Luxury homes in real estate have slightly different rules than an average residence, whether these rules are explicitly stated or understood by both buyers and sellers. Luxury homes are not only larger than other homes, they often include complicated characteristics and systems that need to be thoroughly verified before moving forward with a home sale. Before a buyer decides on an inspector, they need to verify that they have specialized knowledge of luxury homes. Learn more about what to look for before hiring an official inspector.
Buyers want to know about anything that may affect their finances in the future, so a home inspector is there to get the answers. They're not interested in whether or not the walls of the home match the floors, but they are concerned with just about everything else. Home inspectors are meant to look at the full property, from top to bottom and front to back. This includes all of the amenities a home has, such as a pool or guest house, as well as all of the internal and external systems as well.
Cracks in a foundation may be the normal result of settling in a home, or they could be a sign that the house is on the brink of partial collapse. A luxury home inspector can tell the buyer more about what they can expect in the next ten to fifteen years when it comes to the strength and stability of the home. If the home is located in an area prone to earthquakes, inspectors can include recommendations if the home needs to be retrofitted to survive a major natural disaster.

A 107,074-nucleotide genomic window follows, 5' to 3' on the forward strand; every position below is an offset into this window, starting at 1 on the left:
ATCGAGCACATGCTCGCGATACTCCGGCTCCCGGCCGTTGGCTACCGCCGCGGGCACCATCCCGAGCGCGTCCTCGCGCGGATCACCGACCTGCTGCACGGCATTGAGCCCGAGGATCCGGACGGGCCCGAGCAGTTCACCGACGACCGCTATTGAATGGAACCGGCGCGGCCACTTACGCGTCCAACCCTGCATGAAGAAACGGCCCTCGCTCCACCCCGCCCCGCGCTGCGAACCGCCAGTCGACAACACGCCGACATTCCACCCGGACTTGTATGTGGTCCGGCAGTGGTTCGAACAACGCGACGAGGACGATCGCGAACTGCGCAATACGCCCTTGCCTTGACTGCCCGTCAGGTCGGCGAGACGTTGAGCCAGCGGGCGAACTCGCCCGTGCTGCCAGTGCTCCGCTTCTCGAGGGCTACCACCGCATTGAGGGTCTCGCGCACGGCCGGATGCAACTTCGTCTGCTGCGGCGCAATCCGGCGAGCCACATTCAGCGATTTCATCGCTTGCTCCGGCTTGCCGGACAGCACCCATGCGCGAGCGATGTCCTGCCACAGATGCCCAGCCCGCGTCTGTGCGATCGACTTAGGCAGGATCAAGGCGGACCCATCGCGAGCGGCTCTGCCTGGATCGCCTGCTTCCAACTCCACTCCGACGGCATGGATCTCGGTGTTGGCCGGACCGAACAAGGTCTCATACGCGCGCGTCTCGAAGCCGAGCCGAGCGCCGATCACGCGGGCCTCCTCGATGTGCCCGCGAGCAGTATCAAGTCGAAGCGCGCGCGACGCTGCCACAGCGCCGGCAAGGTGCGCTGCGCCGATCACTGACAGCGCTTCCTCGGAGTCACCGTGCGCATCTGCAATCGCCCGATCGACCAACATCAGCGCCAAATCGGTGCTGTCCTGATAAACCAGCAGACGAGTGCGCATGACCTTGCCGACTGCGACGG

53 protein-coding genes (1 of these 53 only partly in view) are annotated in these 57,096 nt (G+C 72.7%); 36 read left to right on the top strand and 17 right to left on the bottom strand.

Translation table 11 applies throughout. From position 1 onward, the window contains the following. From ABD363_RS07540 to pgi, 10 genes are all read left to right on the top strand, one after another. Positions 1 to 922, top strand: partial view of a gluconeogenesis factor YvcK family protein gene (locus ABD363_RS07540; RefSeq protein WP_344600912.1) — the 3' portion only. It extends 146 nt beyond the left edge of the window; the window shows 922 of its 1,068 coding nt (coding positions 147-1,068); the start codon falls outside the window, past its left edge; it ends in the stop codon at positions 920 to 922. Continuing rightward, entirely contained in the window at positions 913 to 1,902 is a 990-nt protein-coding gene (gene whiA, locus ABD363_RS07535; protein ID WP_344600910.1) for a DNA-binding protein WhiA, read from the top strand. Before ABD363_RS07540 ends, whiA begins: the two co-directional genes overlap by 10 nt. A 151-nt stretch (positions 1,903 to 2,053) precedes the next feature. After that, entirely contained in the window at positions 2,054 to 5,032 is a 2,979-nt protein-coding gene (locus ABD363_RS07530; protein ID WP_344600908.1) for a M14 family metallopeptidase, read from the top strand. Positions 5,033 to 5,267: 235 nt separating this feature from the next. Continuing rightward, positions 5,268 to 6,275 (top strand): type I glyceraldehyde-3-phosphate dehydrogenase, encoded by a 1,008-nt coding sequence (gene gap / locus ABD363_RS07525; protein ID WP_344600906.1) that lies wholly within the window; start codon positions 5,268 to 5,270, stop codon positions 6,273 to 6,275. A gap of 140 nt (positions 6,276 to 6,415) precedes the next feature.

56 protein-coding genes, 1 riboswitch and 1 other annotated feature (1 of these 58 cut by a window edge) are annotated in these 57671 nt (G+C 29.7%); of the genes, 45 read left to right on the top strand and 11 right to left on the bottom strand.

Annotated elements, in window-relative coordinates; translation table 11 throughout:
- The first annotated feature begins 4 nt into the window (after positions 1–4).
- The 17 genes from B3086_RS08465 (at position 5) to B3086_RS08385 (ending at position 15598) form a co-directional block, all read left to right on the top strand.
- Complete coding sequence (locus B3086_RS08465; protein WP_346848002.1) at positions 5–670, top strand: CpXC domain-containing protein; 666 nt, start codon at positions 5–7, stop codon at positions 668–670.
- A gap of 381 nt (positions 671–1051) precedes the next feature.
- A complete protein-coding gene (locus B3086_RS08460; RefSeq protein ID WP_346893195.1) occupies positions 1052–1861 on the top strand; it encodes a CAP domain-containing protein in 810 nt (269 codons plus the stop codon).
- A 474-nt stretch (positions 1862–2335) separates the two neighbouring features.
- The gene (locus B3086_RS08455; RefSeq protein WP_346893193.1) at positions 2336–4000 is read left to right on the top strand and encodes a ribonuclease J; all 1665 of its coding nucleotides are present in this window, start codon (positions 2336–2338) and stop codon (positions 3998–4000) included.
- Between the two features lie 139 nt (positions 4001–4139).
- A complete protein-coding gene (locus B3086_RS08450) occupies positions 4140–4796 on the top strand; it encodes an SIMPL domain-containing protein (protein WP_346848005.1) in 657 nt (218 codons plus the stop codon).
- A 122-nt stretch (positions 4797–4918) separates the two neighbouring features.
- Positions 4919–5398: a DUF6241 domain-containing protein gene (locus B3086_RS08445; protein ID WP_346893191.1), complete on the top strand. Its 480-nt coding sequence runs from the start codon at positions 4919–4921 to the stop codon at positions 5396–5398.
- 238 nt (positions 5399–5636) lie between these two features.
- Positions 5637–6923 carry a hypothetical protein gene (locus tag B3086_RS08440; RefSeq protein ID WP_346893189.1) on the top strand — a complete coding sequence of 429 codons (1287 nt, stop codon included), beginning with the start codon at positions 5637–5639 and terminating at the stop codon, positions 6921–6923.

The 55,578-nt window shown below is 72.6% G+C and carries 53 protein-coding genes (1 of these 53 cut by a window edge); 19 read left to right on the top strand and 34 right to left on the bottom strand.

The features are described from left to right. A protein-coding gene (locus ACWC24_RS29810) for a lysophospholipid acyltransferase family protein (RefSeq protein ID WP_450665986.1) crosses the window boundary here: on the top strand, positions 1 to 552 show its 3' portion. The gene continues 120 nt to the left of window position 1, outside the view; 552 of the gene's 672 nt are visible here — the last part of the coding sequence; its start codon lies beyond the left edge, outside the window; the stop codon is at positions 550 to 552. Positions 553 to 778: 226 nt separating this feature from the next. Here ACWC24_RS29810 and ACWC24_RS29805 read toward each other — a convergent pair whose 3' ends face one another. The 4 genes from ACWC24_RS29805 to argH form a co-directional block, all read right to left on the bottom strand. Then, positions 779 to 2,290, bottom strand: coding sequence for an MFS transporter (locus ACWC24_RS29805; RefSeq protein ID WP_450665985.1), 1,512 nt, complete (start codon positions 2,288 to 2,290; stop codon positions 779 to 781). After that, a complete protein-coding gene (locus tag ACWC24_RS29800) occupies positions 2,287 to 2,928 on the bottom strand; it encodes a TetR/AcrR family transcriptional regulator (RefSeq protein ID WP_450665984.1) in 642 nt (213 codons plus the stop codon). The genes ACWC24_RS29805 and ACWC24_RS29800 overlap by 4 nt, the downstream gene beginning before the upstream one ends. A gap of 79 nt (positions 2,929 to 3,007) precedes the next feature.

From the bedrooms to the garage to the basement, luxury homes have complex electrical systems that need to be checked by a home inspector. Considering luxury homes may have everything from greenhouses on the property to a home movie theater room (complete with an old-school projector), inspectors have their work cut out for them. Not only will the test all of the outlets in the home, they may check all of the appliances as well. Damage to appliances may signify an electrical malfunction.
Luxury homes have so much space that it's not uncommon for plumbing issues to go unnoticed for months (or even longer). For instance, if the drainage is poor in the basement, there could be water damage that sits undisturbed until someone finally makes a trek into the affected area. Sellers may not even realize they're selling a home with clogged or eroded pipes. An inspector is there to check all of the pipes in the home, so buyers know what they're getting into. Whether there are problems in the kitchen, bathroom, basement, or even at the home bar, they're there to evaluate the state of the plumbing.
Windows and Roofs
New buyers are concerned about just how well their Glendwild home protects them from the elements, which is why inspectors will specifically test everything from the windows and doors to the roof. They're checking for wear and tear, as well as any cracks that may cause heating or cooling bills to skyrocket down the line. The roof, in particular, is one part of the home that is often ignored by sellers simply due to its accessibility. Inspectors will look for leaks and tears in the roof as well as shingle damage, which can be common in older luxury homes.